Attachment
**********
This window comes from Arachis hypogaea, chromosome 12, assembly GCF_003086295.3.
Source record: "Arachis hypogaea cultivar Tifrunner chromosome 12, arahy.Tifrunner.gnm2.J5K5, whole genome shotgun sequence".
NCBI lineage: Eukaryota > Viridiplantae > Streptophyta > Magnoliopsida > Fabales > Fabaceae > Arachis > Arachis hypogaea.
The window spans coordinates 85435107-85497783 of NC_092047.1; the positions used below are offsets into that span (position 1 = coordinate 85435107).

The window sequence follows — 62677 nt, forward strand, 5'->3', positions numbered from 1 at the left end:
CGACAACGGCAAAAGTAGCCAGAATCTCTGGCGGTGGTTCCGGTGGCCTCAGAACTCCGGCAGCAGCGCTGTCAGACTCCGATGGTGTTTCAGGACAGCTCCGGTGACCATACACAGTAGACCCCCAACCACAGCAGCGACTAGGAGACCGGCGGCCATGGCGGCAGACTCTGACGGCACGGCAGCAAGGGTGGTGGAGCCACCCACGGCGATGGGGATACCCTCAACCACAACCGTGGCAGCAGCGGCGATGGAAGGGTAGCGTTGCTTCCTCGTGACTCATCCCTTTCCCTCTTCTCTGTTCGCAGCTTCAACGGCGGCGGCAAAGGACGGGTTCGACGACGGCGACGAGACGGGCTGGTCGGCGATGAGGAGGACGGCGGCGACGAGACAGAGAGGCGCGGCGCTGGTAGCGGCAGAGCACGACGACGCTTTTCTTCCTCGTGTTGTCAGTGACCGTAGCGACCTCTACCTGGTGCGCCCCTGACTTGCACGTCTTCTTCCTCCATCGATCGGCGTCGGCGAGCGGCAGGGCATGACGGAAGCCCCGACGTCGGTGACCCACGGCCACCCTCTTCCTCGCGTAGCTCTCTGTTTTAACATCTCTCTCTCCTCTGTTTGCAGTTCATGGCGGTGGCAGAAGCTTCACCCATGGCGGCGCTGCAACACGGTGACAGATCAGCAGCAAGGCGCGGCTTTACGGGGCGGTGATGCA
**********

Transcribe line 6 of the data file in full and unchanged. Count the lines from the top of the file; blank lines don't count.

CGACAACGGCAAAAGTAGCCAGAATCTCTGGCGGTGGTTCCGGTGGCCTCAGAACTCCGGCAGCAGCGCTGTCAGACTCCGATGGTGTTTCAGGACAGCTCCGGTGACCATACACAGTAGACCCCCAACCACAGCAGCGACTAGGAGACCGGCGGCCATGGCGGCAGACTCTGACGGCACGGCAGCAAGGGTGGTGGAGCCACCCACGGCGATGGGGATACCCTCAACCACAACCGTGGCAGCAGCGGCGATGGAAGGGTAGCGTTGCTTCCTCGTGACTCATCCCTTTCCCTCTTCTCTGTTCGCAGCTTCAACGGCGGCGGCAAAGGACGGGTTCGACGACGGCGACGAGACGGGCTGGTCGGCGATGAGGAGGACGGCGGCGACGAGACAGAGAGGCGCGGCGCTGGTAGCGGCAGAGCACGACGACGCTTTTCTTCCTCGTGTTGTCAGTGACCGTAGCGACCTCTACCTGGTGCGCCCCTGACTTGCACGTCTTCTTCCTCCATCGATCGGCGTCGGCGAGCGGCAGGGCATGACGGAAGCCCCGACGTCGGTGACCCACGGCCACCCTCTTCCTCGCGTAGCTCTCTGTTTTAACATCTCTCTCTCCTCTGTTTGCAGTTCATGGCGGTGGCAGAAGCTTCACCCATGGCGGCGCTGCAACACGGTGACAGATCAGCAGCAAGGCGCGGCTTTACGGGGCGGTGATGCA